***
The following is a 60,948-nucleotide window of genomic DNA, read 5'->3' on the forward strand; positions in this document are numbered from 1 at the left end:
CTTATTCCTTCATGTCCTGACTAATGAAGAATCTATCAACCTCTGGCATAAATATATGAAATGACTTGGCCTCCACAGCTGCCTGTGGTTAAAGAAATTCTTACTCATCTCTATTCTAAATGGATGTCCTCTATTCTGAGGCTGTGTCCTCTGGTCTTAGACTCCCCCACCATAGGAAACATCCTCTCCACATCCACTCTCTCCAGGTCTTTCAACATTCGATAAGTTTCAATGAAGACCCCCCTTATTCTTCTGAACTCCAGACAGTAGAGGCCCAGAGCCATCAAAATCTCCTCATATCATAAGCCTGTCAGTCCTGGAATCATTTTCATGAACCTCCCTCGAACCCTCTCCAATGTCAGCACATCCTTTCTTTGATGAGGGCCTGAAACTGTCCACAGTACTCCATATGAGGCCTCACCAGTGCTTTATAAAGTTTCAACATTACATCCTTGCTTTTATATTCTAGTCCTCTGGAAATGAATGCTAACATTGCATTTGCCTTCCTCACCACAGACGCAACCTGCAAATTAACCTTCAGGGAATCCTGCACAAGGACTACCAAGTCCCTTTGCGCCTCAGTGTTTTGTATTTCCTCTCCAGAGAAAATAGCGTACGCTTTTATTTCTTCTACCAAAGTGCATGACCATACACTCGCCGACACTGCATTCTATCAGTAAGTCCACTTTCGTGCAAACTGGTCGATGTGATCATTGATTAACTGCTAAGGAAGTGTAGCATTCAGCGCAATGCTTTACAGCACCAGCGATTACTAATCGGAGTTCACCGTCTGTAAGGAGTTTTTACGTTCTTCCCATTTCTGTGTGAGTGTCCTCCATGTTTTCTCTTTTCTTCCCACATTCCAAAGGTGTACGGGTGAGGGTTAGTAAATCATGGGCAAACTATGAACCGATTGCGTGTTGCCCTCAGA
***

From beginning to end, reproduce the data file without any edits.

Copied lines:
The following is a 60,948-nucleotide window of genomic DNA, read 5'->3' on the forward strand; positions in this document are numbered from 1 at the left end:
CTTATTCCTTCATGTCCTGACTAATGAAGAATCTATCAACCTCTGGCATAAATATATGAAATGACTTGGCCTCCACAGCTGCCTGTGGTTAAAGAAATTCTTACTCATCTCTATTCTAAATGGATGTCCTCTATTCTGAGGCTGTGTCCTCTGGTCTTAGACTCCCCCACCATAGGAAACATCCTCTCCACATCCACTCTCTCCAGGTCTTTCAACATTCGATAAGTTTCAATGAAGACCCCCCTTATTCTTCTGAACTCCAGACAGTAGAGGCCCAGAGCCATCAAAATCTCCTCATATCATAAGCCTGTCAGTCCTGGAATCATTTTCATGAACCTCCCTCGAACCCTCTCCAATGTCAGCACATCCTTTCTTTGATGAGGGCCTGAAACTGTCCACAGTACTCCATATGAGGCCTCACCAGTGCTTTATAAAGTTTCAACATTACATCCTTGCTTTTATATTCTAGTCCTCTGGAAATGAATGCTAACATTGCATTTGCCTTCCTCACCACAGACGCAACCTGCAAATTAACCTTCAGGGAATCCTGCACAAGGACTACCAAGTCCCTTTGCGCCTCAGTGTTTTGTATTTCCTCTCCAGAGAAAATAGCGTACGCTTTTATTTCTTCTACCAAAGTGCATGACCATACACTCGCCGACACTGCATTCTATCAGTAAGTCCACTTTCGTGCAAACTGGTCGATGTGATCATTGATTAACTGCTAAGGAAGTGTAGCATTCAGCGCAATGCTTTACAGCACCAGCGATTACTAATCGGAGTTCACCGTCTGTAAGGAGTTTTTACGTTCTTCCCATTTCTGTGTGAGTGTCCTCCATGTTTTCTCTTTTCTTCCCACATTCCAAAGGTGTACGGGTGAGGGTTAGTAAATCATGGGCAAACTATGAACCGATTGCGTGTTGCCCTCAGA